MANHATTAN, Kan. — The pain of recent record losses in the U.S. cattle feeding industry will not diminish soon, but tightening supplies could lead to a modest rebound in late 2010, according to agricultural economist James Mintert.
Speaking at Kansas State University’s Risk and Profit Conference Aug. 21, Mintert said consumers have responded to the U.S. economic downturn by saving more and spending less.
Not a bad thing on the face of it, but what consumers are saving means that they’re spending less on some foods, such as beef.
Mintert, who recently became the assistant director of extension at Purdue University, said, “Historically, beef demand has benefited from growth in the U.S. economy and a low (consumer) savings rate.”
In 2009 and into 2010, however, he expects weak consumer expenditures to hold back beef demand. That demand slowdown is partly responsible for the record losses realized by cattle feeders during 2008 and 2009.
For example, Iowa State University’s estimated livestock returns indicate that cattle feeders lost an average of $120 and $100 per head during 2008 and the first seven months of 2009, respectively.
Mintert, who was a livestock marketing economist for K-State Research and Extension for 23 years, noted that the U.S. cattle industry was “a picture of a healthy industry” from 1925 to 1975 as the industry grew over time in response to growing aggregate demand for beef.
Since the mid-70s, however, the industry has responded to a lack of profitability among cow-calf operators by shrinking its numbers — from more than 130 million head in 1975 to about 94 million today — a reduction of about 28 percent.
“Domestic beef demand is still suffering from a long-term decline,” he said. “In 1998, domestic beef demand was about half what it was in 1980. Unfortunately, the uptick in demand from the late 90s through 2004 is starting to look like it was just a blip in the long-term decline in demand.”
In addition to demand issues, the cost to produce beef calves, including feed costs and returns to owned assets, has jumped 30 percent since 2005, which has made even a break-even situation beyond the reach of most producers in the last couple of years.
Break-even prices for calves in Kansas have jumped from just over $100 per hundredweight in 2006, to more than $140 per hundredweight this year when producers factor in all of their costs, he said.
While the costs of production were rising, prices paid for calves were dropping. Cattle producers have responded to the situation by sending cows to slaughter — in increasing numbers every year for three years straight from 2005 to 2008.
That trend, Mintert said, will likely abate somewhat this year and next, but the cattle herd will continue to shrink in part because dairy cow slaughter during 2009 (through July) was up 15 percent compared to a year earlier.
As a result, the Livestock Marketing Information Center expects commercial beef production in 2009 will total about 25.4 billion pounds and in 2010 will be just 25 billion pounds — both down from 26.5 billion pounds in 2008.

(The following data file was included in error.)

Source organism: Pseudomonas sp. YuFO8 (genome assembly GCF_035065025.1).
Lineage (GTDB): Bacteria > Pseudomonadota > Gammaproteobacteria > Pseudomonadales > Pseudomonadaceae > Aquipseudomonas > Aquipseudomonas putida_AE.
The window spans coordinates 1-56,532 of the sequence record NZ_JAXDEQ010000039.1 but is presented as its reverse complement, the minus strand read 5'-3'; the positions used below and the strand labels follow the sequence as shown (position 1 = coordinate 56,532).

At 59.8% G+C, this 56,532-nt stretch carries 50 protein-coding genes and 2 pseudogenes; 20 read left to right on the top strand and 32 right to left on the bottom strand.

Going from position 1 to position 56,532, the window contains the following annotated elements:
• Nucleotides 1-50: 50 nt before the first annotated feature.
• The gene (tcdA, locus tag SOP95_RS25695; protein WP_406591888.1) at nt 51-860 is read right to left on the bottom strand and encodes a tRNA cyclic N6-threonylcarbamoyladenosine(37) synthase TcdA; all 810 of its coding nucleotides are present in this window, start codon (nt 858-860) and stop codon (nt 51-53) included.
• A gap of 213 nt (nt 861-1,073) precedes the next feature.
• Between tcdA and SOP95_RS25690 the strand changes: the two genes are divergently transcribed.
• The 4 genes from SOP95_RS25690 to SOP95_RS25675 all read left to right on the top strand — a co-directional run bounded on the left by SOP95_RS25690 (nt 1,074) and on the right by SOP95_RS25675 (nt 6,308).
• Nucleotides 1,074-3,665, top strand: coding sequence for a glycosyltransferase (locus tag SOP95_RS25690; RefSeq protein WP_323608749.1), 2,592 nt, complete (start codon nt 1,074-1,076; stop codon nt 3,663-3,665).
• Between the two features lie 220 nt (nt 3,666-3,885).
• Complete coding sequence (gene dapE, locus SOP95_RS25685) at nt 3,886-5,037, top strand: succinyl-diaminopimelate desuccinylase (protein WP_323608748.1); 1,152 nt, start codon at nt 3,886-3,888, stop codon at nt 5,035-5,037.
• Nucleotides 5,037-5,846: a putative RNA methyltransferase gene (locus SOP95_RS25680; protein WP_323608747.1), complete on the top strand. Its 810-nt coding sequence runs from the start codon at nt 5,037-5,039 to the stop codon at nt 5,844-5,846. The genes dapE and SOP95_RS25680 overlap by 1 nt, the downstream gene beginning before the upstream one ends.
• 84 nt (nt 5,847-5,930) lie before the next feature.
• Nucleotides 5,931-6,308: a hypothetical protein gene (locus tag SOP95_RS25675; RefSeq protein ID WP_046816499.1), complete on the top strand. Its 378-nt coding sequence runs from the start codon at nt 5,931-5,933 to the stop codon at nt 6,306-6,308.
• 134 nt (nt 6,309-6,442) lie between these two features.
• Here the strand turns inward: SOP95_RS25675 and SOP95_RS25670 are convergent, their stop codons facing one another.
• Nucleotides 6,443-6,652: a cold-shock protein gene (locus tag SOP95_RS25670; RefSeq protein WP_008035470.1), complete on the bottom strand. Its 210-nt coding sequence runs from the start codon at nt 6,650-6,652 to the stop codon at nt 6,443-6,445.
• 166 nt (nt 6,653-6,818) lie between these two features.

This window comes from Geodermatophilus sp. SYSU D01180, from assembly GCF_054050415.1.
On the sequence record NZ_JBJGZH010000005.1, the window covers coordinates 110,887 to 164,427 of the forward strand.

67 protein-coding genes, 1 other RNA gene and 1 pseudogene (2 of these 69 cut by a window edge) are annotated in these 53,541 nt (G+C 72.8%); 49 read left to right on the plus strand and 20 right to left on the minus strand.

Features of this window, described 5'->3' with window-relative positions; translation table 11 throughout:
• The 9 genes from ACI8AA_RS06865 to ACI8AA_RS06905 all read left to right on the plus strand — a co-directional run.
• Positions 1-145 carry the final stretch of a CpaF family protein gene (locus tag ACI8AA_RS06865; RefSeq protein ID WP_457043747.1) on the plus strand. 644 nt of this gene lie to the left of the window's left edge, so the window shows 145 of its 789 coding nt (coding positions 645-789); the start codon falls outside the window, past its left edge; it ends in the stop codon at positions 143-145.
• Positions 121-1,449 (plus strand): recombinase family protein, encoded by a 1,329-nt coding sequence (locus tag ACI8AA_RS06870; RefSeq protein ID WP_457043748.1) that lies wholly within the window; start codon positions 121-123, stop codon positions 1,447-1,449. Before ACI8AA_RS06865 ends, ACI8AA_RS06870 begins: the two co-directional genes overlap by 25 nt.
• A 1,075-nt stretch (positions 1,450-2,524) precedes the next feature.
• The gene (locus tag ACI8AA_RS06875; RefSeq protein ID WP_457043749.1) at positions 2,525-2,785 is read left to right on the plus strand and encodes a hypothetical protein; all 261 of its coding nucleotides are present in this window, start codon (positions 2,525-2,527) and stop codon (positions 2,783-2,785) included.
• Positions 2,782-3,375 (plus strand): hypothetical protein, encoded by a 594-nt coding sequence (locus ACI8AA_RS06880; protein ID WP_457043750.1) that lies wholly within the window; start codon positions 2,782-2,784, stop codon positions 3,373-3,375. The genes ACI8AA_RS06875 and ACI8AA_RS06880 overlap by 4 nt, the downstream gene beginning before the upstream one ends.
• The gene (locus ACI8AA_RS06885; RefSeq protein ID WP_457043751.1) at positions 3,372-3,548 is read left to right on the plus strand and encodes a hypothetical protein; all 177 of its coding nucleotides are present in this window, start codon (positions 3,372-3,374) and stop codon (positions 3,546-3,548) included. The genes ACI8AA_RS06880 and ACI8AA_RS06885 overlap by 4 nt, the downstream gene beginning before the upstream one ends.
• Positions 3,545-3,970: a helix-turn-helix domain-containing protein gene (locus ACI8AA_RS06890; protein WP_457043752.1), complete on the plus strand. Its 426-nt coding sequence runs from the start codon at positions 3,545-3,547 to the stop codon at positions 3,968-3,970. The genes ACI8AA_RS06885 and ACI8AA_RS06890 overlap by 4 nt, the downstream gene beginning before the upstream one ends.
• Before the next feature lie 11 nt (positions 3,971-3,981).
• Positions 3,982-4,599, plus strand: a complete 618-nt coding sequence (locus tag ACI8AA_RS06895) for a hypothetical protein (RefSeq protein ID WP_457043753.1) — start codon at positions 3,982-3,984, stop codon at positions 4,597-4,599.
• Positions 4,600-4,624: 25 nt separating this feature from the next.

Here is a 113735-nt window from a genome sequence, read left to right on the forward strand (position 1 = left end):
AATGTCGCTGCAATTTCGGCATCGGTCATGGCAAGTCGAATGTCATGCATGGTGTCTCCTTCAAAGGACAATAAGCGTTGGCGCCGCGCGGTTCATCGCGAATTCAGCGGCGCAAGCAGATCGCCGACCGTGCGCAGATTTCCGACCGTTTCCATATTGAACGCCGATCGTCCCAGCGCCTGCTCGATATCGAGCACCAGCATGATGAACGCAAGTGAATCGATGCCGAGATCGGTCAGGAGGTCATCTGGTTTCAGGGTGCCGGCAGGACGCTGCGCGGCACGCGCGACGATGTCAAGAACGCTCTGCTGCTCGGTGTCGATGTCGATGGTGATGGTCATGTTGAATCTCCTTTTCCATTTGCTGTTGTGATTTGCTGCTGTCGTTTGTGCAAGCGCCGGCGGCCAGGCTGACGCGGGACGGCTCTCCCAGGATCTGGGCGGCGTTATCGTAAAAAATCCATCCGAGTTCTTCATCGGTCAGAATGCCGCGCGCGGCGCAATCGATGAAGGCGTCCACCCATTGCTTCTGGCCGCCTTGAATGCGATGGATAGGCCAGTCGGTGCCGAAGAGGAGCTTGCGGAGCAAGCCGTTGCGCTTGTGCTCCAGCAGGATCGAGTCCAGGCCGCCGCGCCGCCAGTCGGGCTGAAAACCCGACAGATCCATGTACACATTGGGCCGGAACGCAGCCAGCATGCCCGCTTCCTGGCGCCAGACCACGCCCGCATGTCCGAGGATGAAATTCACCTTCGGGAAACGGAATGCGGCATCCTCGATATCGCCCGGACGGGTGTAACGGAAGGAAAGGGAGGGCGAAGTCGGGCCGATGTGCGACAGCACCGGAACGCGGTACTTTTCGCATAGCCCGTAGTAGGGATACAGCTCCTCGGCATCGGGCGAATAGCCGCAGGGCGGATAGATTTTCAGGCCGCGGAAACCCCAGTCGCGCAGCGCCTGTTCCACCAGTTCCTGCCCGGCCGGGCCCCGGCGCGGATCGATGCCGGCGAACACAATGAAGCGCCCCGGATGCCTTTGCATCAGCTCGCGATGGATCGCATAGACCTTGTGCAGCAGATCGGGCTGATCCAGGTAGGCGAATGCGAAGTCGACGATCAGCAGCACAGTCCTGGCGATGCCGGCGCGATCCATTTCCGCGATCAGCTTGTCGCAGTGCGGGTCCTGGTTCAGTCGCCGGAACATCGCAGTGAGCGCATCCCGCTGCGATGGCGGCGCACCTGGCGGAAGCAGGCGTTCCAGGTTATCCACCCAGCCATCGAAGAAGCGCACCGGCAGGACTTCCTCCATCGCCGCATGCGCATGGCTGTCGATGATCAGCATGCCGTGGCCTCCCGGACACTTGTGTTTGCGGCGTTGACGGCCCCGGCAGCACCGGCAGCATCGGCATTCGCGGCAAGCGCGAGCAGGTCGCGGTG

“Tight supplies could set the stage for a cattle price rebound in late 2010 or into 2011,” Mintert said.
By 2010, overall total meat supplies are expected to be “very tight,” the economist said.
Annual U.S. red meat and poultry consumption in 2010 is expected to drop to about 207 pounds per capita.
That would be down from about 211 pounds per capita projected in 2009 and well below 222 pounds in 2007.
Live cattle futures based on the CME market indicate some price recovery this fall — but that will only happen if demand recovers enough to reinforce the effect of tight supplies, Mintert said.
Other factors affecting the cattle market are supplies of competing meats and any impact the H1N1 virus has on pork demand, he said.
The media continue to refer to H1N1 as the swine flu. This has confused some consumers and led to a reduction in pork demand, even though the illness is not related to eating pork, he said.
And oftentimes, when pork prices slump, they weigh down beef prices, as well.
Mintert said that as the beef industry works to regain some of the demand it has lost in the past couple of years, he hoped that it would focus on some of the findings from a recent beef demand study.
That study, conducted by Mintert and agricultural economists Ted Schroeder of K-State and Glynn Tonsor of Michigan State University, showed that convenience, nutrition and safety are very important factors influencing U.S. consumers demand for beef.
In particular, it appears that the beef industry has lagged the chicken industry in providing consumers convenient new products that consumers find attractive.
“A lot of what’s happened with the recent slowdown (in beef demand) is due to macroeconomics,” Mintert said. “The macroeconomic problems in the U.S. are out of the beef industry’s control, but there are things the industry can work on to reinforce demand and prepare for a rebound as the economy recovers.”